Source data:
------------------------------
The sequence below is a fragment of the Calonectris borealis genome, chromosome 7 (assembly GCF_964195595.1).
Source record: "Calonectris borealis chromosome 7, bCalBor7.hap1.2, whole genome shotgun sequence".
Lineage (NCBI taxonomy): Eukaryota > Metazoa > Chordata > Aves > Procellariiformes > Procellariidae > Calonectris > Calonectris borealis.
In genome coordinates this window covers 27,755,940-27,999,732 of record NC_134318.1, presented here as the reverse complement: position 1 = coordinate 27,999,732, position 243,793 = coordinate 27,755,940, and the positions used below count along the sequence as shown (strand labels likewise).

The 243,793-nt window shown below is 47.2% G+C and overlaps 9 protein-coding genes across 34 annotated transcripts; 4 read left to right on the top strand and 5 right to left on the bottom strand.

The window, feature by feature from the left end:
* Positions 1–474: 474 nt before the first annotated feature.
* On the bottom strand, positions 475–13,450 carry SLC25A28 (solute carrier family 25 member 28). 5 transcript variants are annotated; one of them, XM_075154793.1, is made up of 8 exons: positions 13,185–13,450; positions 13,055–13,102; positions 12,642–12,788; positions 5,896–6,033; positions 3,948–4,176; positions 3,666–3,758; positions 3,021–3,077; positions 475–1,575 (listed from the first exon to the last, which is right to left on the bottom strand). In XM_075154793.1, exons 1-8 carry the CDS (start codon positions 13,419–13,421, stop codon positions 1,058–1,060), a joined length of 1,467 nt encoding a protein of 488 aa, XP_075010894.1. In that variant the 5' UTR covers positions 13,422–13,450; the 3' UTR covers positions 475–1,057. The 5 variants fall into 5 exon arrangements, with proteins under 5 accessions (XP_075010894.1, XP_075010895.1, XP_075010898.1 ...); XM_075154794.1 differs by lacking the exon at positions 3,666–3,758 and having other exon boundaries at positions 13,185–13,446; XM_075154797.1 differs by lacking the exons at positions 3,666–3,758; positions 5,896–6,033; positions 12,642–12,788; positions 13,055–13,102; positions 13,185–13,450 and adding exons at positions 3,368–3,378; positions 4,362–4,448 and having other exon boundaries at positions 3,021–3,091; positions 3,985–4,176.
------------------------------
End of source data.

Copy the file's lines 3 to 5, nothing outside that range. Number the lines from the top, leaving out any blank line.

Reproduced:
Lineage (NCBI taxonomy): Eukaryota > Metazoa > Chordata > Aves > Procellariiformes > Procellariidae > Calonectris > Calonectris borealis.
In genome coordinates this window covers 27,755,940-27,999,732 of record NC_134318.1, presented here as the reverse complement: position 1 = coordinate 27,999,732, position 243,793 = coordinate 27,755,940, and the positions used below count along the sequence as shown (strand labels likewise).

The 243,793-nt window shown below is 47.2% G+C and overlaps 9 protein-coding genes across 34 annotated transcripts; 4 read left to right on the top strand and 5 right to left on the bottom strand.